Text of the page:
Blink.

Blink. Blink.

Hmm, wouldn’t that be an e-book? The bells and whistles might be a bit different, but it if walks like a duck and quacks like a duck and looks like a duck, isn’t it a duck?

And what about her argument that e-book sales have leveled off because we are tired of reading on our screens?

It constantly amazes me the way these folks continue to tie themselves into knots trying to explain how e-books are bad, or are a passing fad or a way for writers not good enough for traditional publishing to get their works into the hands of readers. All I know is that the real numbers, the numbers that look at more than the Big 5 titles, tell a different tale. As a reader, I know I find myself picking up more and more books from indie authors because they are writing stories I want to read and they are doing it at prices that allow me to read two or three or more books for the price of a single Big 5 title. When is the point going to come where an accountant who isn’t afraid of rocking the boat says they can actually sell more — and make more money — if they lower their prices to something reasonable?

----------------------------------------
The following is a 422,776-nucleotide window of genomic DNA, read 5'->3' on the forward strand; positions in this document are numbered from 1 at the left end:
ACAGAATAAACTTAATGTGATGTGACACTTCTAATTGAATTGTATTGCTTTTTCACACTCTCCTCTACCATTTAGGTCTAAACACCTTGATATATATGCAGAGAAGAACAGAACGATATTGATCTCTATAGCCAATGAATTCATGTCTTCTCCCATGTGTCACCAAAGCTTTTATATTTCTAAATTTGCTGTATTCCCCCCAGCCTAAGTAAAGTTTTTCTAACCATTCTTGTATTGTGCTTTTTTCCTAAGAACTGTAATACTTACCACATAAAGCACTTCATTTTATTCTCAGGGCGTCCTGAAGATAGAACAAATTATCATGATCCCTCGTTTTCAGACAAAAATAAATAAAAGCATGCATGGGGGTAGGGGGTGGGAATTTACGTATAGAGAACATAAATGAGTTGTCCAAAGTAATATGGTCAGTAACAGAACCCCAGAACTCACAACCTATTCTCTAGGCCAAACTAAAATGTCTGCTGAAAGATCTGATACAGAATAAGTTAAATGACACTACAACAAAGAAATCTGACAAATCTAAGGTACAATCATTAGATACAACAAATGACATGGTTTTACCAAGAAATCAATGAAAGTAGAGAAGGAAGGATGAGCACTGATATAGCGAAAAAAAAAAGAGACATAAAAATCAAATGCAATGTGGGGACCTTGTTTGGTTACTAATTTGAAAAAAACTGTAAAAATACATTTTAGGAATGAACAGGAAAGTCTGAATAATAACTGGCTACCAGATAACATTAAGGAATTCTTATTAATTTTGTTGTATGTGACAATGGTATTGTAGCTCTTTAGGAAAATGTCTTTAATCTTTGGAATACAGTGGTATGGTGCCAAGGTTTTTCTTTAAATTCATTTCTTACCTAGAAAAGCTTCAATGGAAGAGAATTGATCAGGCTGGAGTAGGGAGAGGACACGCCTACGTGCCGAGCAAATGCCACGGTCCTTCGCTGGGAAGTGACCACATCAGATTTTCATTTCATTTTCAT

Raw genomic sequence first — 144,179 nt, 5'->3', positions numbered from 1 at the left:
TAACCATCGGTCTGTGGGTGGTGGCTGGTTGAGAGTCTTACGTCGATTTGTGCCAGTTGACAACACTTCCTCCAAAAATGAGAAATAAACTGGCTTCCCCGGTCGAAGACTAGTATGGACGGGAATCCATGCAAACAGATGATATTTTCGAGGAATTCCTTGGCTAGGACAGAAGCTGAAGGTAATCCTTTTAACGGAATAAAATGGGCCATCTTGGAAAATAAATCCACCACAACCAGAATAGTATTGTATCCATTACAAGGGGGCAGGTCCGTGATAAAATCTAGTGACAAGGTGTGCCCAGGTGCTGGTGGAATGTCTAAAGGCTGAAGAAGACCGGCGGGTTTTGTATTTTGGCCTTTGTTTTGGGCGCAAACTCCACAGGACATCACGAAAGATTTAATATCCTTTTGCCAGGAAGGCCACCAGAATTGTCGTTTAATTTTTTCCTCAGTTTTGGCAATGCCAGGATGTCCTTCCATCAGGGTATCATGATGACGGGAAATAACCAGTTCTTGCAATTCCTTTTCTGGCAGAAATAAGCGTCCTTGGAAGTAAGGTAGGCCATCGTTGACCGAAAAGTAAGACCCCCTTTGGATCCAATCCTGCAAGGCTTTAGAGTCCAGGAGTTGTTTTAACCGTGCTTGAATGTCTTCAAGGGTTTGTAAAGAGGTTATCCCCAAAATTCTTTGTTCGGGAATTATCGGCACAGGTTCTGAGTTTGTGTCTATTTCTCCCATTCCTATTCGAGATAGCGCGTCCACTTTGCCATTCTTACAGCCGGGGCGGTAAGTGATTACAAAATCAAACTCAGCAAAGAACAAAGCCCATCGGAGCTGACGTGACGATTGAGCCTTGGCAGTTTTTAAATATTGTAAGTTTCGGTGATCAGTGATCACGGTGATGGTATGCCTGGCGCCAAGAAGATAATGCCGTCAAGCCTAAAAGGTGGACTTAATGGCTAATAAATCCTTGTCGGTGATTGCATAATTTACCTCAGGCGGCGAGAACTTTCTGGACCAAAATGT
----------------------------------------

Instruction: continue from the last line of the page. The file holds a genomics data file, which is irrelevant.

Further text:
Since I’m talking about reasonable pricing and I’m an indie author, I’m going to take a moment to tout my latest. The special edition of Vengeance from Ashes (Honor and Duty Book 1) is now available in both print and e-book editions. (Hopefully, they will link the two editions shortly.) This new edition contains approximately 20k words of next material. It is only available through Amazon.

The original edition has been released on KoboPlayster, Tolino (link not yet available) and Inktera. It will soon be available on iTunes, B&N and Overdrive.

Trying something new.

I’ll get back to formatting and related topics next week. This week, I thought I’d discuss what I’ve been doing with regard to one of my series and my thinking behind it. I’ve mentioned earlier here, and in greater detail on my blog, that I was going to release a “special edition” of Vengeance from Ashes and the other books in the series. I took the first step toward that goal this week and, along the way, have learned some interesting things about Amazon KDP.